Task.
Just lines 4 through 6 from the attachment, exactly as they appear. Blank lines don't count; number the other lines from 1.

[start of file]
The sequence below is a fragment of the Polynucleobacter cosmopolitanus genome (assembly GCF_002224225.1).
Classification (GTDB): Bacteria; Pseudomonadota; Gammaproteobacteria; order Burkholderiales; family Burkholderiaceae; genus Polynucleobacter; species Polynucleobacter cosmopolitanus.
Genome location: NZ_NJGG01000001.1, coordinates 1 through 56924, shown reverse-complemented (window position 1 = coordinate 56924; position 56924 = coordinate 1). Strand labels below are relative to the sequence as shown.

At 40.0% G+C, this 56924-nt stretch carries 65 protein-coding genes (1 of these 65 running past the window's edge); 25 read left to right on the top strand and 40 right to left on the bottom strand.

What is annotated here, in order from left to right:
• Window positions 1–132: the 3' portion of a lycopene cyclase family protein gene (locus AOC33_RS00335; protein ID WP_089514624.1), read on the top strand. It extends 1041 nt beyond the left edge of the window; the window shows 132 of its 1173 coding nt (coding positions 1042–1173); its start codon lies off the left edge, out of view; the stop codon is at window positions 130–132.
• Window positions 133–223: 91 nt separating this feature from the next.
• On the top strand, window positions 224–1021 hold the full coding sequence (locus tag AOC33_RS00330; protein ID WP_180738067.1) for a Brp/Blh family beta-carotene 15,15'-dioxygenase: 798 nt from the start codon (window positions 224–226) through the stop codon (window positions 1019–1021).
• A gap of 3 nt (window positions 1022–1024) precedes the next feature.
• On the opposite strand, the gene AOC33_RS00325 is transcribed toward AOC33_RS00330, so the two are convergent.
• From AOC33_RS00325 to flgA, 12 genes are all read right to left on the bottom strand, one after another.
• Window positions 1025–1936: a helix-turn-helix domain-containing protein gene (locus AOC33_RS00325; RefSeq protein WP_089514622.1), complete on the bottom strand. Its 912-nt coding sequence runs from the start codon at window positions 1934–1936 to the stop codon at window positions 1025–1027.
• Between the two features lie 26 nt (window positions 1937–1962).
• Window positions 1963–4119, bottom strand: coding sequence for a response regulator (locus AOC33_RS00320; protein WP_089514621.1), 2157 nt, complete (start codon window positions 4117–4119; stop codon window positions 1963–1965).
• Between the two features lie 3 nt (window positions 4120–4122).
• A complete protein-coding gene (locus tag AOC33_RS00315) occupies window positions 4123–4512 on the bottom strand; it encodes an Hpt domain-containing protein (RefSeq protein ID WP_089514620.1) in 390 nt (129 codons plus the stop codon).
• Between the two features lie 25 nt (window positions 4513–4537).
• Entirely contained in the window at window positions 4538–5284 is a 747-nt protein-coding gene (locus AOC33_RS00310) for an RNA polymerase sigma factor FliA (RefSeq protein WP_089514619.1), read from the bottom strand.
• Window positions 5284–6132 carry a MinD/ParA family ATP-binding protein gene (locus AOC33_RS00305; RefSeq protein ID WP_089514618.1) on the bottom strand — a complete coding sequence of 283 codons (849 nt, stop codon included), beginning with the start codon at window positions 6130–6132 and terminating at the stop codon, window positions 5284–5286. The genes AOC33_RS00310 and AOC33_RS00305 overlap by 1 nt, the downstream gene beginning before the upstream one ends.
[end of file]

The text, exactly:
At 40.0% G+C, this 56924-nt stretch carries 65 protein-coding genes (1 of these 65 running past the window's edge); 25 read left to right on the top strand and 40 right to left on the bottom strand.

What is annotated here, in order from left to right:
• Window positions 1–132: the 3' portion of a lycopene cyclase family protein gene (locus AOC33_RS00335; protein ID WP_089514624.1), read on the top strand. It extends 1041 nt beyond the left edge of the window; the window shows 132 of its 1173 coding nt (coding positions 1042–1173); its start codon lies off the left edge, out of view; the stop codon is at window positions 130–132.